Biology, bass, basketball and now a book

Retired Lake Placid teacher, basketball coach Frank Johns authors book for AP level students

Provided photo The cover of a Kindle edition book authored by Saranac Lake resident Frank Johns.

SARANAC LAKE — Frank Johns said three passions in his life all begin with the letter “B” and they are all activities he’s been good at. Now you can add another “B” to the Saranac Lake resident’s list of accomplishments.

Johns is an accomplished bass guitar player in the band Double Axel, a group that’s still together and is celebrating its 50th anniversary. He’s had a career as a high school basketball coach that included leading the Lake Placid girls team to a Section VII championship. And when it come to his professional career, Johns spent more than 39 years as a biology teacher before retiring from the Lake Placid Central School District in 2008.

“I don’t know what order it goes in and they all start with B,” Johns said. “You have biology, basketball and bass guitar. I don’t know which one’s first, I don’t know which one is last, but all three of those are my passions.”

A biology major at SUNY Potsdam, Johns first started teaching the subject at the regents level. Then, starting in 1982, he began passing on his knowledge to students taking AP biology. During the past year, Johns has been writing a book, which recently became available on Kindle. The book is rooted in a collection of all the information that Johns has gathered during his long, successful teaching career and it’s designed to help advanced students prepare for biology exams. Johns’ book is titled Biology — A Concise Course Review and Exam Prep: AP Biology and College-Level Biology.

In short, Johns’ new book condenses a 1,190-page biology textbook into 145 pages, and it’s all information he’s put aside during his teaching years that provided valuable study material to students getting ready to take their exams. Johns said whenever some key information stood out in text books he used for class, he’d circle it. And over the years, Johns wrote down all that highlighted material, stored it, and when COVID hit, he decided to turn what he collected into a book.

“Every year I just kept updating,” Johns said. “I just kept putting things away on my computer, on my hard drive and then COVID comes and I was wondering what am I going to do. The band couldn’t play last summer except for a couple of things outside, so in July, I hunkered down and got to work.

“I had to come up with a format, and I started thinking the way science people think,”Johns continued. “Science people think in fragments. You don’t think in sentences. For example, DNA is a double helix. And I decided that’s how I’m going to write the book. It’s in fragments.”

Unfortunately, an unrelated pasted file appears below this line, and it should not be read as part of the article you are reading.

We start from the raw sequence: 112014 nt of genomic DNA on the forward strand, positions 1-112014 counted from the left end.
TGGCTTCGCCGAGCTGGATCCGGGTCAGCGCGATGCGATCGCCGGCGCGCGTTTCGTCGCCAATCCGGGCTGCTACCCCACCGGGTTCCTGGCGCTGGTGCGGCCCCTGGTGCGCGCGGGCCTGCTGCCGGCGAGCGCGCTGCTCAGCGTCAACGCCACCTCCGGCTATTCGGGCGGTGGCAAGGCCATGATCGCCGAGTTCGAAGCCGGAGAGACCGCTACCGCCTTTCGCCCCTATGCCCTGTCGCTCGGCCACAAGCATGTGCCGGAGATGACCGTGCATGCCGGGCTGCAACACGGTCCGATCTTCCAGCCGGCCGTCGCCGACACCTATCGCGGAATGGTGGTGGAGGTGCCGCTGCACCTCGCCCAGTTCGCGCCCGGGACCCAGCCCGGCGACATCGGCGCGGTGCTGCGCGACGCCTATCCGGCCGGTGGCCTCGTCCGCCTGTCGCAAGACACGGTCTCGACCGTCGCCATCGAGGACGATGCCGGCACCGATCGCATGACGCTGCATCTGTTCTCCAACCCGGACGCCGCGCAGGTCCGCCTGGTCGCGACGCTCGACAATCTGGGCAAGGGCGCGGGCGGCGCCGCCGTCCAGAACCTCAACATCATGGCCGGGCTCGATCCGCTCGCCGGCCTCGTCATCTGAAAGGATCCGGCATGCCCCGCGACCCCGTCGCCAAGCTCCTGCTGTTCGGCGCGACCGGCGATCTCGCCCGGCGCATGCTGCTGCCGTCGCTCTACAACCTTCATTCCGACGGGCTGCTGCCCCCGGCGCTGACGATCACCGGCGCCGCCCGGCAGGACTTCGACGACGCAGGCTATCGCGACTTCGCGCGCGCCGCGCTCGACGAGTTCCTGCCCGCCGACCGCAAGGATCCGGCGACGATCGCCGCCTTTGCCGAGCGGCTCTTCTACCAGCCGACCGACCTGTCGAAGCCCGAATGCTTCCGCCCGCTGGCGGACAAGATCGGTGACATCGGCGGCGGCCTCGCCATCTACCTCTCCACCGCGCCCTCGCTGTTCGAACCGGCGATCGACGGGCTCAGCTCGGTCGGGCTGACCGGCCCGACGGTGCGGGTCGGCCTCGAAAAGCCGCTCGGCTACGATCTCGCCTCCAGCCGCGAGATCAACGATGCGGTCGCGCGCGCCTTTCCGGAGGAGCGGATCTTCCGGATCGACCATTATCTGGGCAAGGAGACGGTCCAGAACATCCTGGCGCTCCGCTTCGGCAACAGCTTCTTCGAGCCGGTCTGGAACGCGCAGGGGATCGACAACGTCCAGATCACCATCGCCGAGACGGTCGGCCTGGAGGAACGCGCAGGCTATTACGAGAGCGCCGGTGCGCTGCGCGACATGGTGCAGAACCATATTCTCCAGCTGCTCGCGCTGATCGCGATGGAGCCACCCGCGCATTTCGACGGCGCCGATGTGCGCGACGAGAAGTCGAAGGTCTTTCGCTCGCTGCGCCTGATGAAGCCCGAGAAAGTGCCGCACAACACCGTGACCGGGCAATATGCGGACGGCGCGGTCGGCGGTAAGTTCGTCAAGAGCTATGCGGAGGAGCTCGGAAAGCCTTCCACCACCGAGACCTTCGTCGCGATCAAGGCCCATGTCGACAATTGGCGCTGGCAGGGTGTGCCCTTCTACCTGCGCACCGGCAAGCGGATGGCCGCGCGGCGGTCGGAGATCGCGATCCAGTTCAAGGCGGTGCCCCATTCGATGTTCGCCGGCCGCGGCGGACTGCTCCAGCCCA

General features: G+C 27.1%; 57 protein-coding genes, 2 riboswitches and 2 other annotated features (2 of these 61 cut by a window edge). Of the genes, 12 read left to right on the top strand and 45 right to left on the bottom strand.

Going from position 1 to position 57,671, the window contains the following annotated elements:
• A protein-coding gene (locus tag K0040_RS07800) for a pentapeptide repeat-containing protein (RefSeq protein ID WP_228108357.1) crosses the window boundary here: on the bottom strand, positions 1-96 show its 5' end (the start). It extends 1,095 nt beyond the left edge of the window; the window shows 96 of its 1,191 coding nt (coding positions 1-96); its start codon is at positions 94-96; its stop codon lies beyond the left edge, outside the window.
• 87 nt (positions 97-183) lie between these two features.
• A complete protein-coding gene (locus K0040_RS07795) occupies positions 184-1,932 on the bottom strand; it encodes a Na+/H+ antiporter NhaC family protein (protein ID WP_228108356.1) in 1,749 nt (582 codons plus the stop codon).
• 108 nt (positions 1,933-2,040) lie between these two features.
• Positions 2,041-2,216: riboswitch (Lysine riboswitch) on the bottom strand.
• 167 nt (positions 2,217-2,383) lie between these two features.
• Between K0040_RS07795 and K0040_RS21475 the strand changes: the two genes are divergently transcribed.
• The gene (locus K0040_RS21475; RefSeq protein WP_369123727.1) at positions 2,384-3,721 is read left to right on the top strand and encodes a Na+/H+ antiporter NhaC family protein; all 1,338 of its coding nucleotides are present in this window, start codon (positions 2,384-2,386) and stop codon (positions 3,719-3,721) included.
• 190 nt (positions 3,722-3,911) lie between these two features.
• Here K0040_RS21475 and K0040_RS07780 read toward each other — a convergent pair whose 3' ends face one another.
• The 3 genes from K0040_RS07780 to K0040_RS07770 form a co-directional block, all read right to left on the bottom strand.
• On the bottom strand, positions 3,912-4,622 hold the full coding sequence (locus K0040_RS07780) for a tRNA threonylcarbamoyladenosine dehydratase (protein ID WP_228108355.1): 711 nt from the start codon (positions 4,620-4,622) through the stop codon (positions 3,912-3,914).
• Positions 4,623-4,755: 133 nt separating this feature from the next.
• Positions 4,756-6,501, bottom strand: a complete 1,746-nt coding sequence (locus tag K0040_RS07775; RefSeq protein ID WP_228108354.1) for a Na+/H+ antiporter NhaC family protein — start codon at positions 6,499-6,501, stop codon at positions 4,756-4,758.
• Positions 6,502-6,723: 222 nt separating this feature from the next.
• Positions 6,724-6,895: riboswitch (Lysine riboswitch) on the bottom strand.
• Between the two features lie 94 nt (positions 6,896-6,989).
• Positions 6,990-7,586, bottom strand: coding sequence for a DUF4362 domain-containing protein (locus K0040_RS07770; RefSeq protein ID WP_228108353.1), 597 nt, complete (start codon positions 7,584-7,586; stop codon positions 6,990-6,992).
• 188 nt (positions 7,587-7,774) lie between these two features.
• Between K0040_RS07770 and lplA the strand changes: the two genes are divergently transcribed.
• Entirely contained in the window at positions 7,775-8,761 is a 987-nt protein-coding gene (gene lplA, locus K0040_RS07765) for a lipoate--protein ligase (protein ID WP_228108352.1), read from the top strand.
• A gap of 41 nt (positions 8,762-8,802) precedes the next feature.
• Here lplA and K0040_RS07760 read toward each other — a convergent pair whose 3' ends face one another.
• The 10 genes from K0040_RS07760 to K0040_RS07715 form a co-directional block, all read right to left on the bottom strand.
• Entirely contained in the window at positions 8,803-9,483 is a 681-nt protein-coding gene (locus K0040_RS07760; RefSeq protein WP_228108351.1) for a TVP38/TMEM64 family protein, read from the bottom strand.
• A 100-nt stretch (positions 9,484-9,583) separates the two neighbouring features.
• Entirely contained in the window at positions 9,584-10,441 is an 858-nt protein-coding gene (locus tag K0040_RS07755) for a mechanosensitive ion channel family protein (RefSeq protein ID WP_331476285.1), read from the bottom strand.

Johns certainly had plenty of help putting the book together. He said his eye doctor, Dr. Winter, provided him with inspiration to write it, and when it came to the editing process, band mate Alex Vangellow and longtime friend, fraternity brother and biology teacher Brian Pelkey took on major roles in creating the final product.

In fact, Pelkey, who is a 1968 Saranac Lake High School graduate and athletic hall of fame member, was an early mentor to Johns when he first became a teacher.

“In 1982 when I got the job doing AP, I didn’t know much and realized I have to find out how to do this. I have a class coming in and it’s going to be really hard and I thought of ‘Pelk,'” Johns recalled. “He taught AP biology at Potsdam High. He was a brilliant guy. He gave me everything he had. I went back to the school and copied everything he did, so I had an outline of how to do the course.”

Although Johns said he was originally geared toward doing biology laboratory work, he was more interested in dealing with people, which led to his teaching career, which he described as “incredibly rewarding.”

“I have records of every single student I had,” Johns said. “I must have 35 students with perfect 100s over the years, and 98s and 99s. But what’s satisfying now more than anything is I have students who are doctors. I know three off hand. And then I have EMTs. I go up in the hospital and people say ‘Hello Mr. Johns.’ I say ‘Hi, who are you?’ ‘Don’t you remember you were my biology teacher?’ Some people I taught, now a lot of them are retiring.”

Johns said the pandemic prompted him to write his book, and said he doesn’t plan on doing another one.

“I just did this for the satisfaction of it,” he said. “If anybody uses the book and gets a better grade, I’m happy. I had many, many bright students. My kids were nailing the SATs. I had kids getting 800s, 750s, 760s, and I loved seeing that.

“When it comes to smarts, I’m in the middle somewhere,” he added. “I’m not this brilliant guy. I just check stuff out in a logical order so I can teach it and understand it better. I taught on the level of my students. This book is built for a 101 college class. If you’re taking your first biology class in college, this is great.”